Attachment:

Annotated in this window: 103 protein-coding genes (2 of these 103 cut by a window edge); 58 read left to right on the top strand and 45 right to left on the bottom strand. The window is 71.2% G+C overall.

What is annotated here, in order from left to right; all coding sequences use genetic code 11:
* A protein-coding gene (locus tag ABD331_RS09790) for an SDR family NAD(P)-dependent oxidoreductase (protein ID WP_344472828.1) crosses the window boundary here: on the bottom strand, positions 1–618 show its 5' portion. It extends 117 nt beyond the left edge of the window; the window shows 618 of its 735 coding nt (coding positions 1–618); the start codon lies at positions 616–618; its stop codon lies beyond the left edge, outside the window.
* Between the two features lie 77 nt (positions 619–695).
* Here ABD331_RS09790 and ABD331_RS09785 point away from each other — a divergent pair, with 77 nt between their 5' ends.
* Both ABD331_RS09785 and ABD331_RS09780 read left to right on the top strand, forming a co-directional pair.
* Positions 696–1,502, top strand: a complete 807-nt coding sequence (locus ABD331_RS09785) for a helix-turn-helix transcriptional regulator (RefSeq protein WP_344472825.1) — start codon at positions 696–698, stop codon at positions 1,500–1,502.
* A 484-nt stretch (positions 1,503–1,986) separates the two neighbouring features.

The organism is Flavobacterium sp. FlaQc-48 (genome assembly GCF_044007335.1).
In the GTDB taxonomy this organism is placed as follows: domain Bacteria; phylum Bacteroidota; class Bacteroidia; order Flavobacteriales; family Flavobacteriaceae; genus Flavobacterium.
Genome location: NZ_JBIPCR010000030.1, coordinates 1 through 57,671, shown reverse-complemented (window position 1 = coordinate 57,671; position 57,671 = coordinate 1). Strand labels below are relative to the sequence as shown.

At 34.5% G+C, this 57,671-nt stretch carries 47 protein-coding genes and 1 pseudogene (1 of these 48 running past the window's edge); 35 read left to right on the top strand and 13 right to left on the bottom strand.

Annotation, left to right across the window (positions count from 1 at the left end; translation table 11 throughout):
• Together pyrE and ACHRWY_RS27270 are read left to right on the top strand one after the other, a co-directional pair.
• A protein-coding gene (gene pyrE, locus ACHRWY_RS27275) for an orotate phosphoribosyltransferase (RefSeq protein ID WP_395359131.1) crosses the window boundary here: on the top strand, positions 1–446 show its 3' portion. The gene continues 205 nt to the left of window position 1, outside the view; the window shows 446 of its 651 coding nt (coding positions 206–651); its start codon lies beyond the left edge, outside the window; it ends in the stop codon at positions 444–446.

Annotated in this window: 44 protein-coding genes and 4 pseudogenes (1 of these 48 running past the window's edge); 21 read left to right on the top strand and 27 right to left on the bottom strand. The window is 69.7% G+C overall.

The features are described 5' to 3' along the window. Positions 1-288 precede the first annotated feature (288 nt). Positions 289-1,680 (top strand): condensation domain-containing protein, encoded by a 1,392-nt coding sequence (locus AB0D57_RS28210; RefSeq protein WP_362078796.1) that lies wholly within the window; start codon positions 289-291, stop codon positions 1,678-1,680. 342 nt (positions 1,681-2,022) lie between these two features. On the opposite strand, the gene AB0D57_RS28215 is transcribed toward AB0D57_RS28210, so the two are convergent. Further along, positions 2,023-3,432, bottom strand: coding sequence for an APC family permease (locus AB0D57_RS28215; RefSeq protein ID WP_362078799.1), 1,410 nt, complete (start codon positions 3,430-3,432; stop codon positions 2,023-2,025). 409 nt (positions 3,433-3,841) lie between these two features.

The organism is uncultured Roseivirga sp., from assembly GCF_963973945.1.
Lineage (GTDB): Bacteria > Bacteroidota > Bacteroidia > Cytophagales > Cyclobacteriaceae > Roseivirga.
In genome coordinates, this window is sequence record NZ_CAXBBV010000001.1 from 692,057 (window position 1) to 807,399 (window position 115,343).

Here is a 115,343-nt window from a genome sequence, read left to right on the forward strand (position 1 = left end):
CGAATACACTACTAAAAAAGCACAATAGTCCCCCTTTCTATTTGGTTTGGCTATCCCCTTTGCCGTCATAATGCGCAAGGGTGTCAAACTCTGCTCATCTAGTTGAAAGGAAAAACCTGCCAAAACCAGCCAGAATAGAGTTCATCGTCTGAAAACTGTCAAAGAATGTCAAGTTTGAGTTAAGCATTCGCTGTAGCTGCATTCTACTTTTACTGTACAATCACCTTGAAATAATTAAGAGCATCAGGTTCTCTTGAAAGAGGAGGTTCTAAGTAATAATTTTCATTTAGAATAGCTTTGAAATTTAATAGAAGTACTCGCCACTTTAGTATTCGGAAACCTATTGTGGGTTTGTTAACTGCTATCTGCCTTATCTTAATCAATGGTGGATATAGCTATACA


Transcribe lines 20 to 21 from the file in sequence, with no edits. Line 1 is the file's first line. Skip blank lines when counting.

In genome coordinates, this window is sequence record NZ_CAXBBV010000001.1 from 692,057 (window position 1) to 807,399 (window position 115,343).

Here is a 115,343-nt window from a genome sequence, read left to right on the forward strand (position 1 = left end):